What you need to know:
- Our arrival at Lake Natron was hailed by the huge physique of Ol Doinyo Lengai aka the ‘Mountain of God’ which is the only active sodium carbonate volcano in the world! and the pinkish-white soda crust at the shores
Group travel is always relatively cheaper, more fun and convenient. At least for me, it is. But, it also has its disadvantages like having to wait for the convenient time for every member which can be frustrating. That’s what made us start our road trip at 3pm instead of noon. The plan was to drive from Nairobi to Lake Natron with a one night stop at Olekiramatian conservancy.
We arrived at Lake Magadi border at around 5.30pm, checked in then proceeded to our next destination which was Olekiramatian Conservancy through Professor Wangari Mathai Park. A point to note is that you need to make prior arrangement with your host to talk to the guards at the Magadi barrier for them to allow you to pass seamlessly.
What followed was a long deserted drive through dried out rivers on a brown, dusty, bumpy non-existent road. The trip is best done by a fully fueled four-wheel drive vehicle. Occasionally, giraffes, antelopes and gazelles would cross our path as we drove through the wilderness.
Two hours later, we had not arrived to our final destination which our guide Corporal Ezekiel Ole Kitesho had told us was just 44 Kilometers away. We were literally in the middle of nowhere with no signs of human existence and even Google Maps could not find our location or direct us anywhere else. Our only option was to continue driving until we found a nearby small village and asked for directions.
Apparently, we had taken a wrong turn about 30 kilometers away and that’s how we ended up getting lost. So, we started our journey back almost to the beginning and luckily enough we found a motorbike guy who directed us to the right destination. We arrived at around 10pm. Entry fees to Olekiramatian Conservancy is Sh1,500 per person while camping fees is Sh500 per person per night with your own gear. The Conservancy is a community initiative developed by the local Maasai community to protect their wildlife, heritage and their traditional lifestyle. We had made arrangements with the host to prepare dinner for us at an extra cost and also provide security which is charged separately.
Early the next day, we started a new journey to Lake Natron through the privately owned Shompole Conservancy whereby we also had to pay Sh1,000 per person as entry fees and Sh300 per vehicle. Despite the heat, the drive was much more therapeutic with the dramatic landscapes of Loita Hills, Nguruman Escarpment and the random encounter of wild animals on the way.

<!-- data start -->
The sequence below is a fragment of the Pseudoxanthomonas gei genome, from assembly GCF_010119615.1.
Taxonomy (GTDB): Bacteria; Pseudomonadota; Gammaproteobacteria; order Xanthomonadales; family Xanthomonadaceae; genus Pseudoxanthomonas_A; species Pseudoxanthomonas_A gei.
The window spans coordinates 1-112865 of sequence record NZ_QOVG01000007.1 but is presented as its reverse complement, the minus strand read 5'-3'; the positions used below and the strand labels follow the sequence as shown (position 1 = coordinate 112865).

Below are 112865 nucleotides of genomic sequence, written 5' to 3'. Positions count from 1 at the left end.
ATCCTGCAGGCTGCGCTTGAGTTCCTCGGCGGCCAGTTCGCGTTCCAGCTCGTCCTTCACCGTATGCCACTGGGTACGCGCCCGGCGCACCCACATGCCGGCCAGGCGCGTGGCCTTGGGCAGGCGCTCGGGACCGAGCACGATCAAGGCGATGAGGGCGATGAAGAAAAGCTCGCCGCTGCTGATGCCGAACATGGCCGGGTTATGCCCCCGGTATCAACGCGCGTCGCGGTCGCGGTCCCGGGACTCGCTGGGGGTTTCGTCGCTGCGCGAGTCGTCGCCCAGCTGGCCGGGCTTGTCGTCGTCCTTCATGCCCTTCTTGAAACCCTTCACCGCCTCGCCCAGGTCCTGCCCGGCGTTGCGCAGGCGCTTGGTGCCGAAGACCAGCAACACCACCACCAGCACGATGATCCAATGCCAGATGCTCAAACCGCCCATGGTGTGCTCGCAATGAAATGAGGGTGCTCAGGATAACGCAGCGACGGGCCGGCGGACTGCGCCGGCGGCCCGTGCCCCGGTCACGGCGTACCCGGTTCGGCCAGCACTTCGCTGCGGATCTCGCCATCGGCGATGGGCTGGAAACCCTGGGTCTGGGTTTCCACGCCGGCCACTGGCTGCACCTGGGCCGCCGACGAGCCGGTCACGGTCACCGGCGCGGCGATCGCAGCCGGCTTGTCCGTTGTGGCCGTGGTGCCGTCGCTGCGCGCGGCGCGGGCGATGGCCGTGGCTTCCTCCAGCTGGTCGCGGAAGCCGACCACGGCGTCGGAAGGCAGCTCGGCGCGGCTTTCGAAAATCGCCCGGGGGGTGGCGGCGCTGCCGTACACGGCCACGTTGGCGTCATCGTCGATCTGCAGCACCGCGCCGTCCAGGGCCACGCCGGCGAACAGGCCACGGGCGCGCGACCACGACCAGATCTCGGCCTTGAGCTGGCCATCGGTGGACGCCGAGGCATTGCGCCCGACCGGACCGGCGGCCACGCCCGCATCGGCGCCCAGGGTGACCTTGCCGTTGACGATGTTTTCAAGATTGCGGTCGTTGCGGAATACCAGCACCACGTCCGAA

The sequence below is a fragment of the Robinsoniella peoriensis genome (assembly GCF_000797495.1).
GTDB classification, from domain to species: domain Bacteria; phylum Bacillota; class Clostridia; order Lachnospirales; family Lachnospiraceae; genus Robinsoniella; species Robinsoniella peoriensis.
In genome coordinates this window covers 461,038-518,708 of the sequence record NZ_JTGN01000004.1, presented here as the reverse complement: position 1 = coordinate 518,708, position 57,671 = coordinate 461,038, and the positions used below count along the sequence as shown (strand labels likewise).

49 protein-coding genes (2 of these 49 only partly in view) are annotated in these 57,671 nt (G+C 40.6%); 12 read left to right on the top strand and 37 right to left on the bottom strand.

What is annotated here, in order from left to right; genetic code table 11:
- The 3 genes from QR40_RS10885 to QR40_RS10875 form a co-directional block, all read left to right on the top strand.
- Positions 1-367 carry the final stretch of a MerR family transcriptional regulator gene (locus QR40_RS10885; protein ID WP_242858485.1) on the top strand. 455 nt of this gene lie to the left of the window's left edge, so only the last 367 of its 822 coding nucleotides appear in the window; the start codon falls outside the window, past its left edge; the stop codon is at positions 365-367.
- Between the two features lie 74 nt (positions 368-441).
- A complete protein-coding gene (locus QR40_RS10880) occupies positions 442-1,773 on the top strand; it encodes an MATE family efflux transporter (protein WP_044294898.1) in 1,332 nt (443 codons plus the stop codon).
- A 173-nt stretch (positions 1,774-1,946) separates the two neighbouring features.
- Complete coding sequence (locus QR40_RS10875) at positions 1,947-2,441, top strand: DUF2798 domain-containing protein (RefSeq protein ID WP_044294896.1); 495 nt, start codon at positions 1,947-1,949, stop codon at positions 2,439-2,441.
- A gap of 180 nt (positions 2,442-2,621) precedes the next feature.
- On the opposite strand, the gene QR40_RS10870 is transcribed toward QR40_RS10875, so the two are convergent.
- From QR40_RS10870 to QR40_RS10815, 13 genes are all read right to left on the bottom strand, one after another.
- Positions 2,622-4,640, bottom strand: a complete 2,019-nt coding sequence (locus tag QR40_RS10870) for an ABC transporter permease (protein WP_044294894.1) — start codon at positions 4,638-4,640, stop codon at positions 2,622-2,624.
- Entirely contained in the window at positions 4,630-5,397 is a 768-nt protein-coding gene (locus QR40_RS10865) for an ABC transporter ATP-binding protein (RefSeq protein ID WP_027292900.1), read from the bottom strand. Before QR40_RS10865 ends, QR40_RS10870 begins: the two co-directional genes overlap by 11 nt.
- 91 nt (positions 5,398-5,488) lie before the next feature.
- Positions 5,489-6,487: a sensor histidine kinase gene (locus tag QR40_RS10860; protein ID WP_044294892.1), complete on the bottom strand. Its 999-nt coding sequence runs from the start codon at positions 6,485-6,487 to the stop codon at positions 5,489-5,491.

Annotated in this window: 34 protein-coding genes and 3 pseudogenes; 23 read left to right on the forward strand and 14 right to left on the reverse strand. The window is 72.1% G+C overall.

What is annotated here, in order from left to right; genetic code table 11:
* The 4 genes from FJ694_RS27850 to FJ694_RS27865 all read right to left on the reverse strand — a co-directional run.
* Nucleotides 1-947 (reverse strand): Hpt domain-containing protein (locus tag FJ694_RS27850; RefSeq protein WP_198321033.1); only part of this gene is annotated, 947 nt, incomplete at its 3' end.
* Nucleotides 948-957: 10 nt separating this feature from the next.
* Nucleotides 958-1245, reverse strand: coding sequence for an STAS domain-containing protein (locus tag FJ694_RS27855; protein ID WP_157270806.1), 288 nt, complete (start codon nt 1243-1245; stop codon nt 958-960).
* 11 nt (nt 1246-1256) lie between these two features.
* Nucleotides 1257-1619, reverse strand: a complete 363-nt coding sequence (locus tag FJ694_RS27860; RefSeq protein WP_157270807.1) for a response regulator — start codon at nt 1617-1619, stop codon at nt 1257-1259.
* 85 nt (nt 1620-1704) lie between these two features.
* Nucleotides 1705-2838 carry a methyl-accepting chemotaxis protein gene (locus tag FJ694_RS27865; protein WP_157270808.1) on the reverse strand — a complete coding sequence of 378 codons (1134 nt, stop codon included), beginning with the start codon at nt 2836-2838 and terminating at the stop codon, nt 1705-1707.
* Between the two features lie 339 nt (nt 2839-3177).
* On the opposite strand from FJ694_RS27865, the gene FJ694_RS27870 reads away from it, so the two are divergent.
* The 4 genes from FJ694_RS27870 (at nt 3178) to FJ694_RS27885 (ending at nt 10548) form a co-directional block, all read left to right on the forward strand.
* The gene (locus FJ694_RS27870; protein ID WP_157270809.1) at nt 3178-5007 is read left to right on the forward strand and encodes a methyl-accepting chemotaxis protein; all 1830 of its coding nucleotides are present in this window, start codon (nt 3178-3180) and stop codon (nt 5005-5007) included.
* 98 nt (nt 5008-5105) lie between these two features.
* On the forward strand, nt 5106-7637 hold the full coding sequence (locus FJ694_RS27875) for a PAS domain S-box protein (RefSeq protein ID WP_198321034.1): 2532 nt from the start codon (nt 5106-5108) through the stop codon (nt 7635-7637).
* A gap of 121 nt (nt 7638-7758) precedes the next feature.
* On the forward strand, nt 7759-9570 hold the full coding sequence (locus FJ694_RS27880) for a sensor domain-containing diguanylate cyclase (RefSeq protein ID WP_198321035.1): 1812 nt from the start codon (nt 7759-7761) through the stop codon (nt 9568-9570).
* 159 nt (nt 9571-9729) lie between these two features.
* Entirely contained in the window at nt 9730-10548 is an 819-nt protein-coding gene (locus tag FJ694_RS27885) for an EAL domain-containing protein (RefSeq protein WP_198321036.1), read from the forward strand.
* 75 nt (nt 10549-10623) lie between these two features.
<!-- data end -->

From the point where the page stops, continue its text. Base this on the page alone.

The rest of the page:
Our arrival at Lake Natron was hailed by the huge physique of Ol Doinyo Lengai aka the ‘Mountain of God’ which is the only active sodium carbonate volcano in the world! and the pinkish-white soda crust at the shores.
At a distance, we could also see a huge number of flamingoes which we later came to find out are known as the “Lesser Flamingoes”. 75 percent of the world’s population are hatched at this lake! Lake Natron is the most important breeding site in the whole world for this kind of Flamingoes. The Lesser Flamingoes have a special tough skin and scales on their legs to prevent burns making them the only ones that can withstand the lake’s high temperatures.
Is it true that this lake turns animals into stones? I asked. The guide told us that since the water that comes into the lake from Ewaso Ng'iro River which is the main tributary does not have an outlet; it evaporates leaving behind salty crusts that contain deadly bacteria that damages the liver and the nervous system of the animals that drink it. It does not really turn them into stones but it can suck out the moisture out of dead bodies and calcify them. These bacteria also produce the reddish pigment which makes the lake’s salt crust red. He also informed us that the water in the Lake sometimes turns red because of the algae that thrive in its hyper saline environment and the red hint can even be seen from space!
Natron is the salt that is left behind after high levels of evaporation take place and that’s how the lake got its name.
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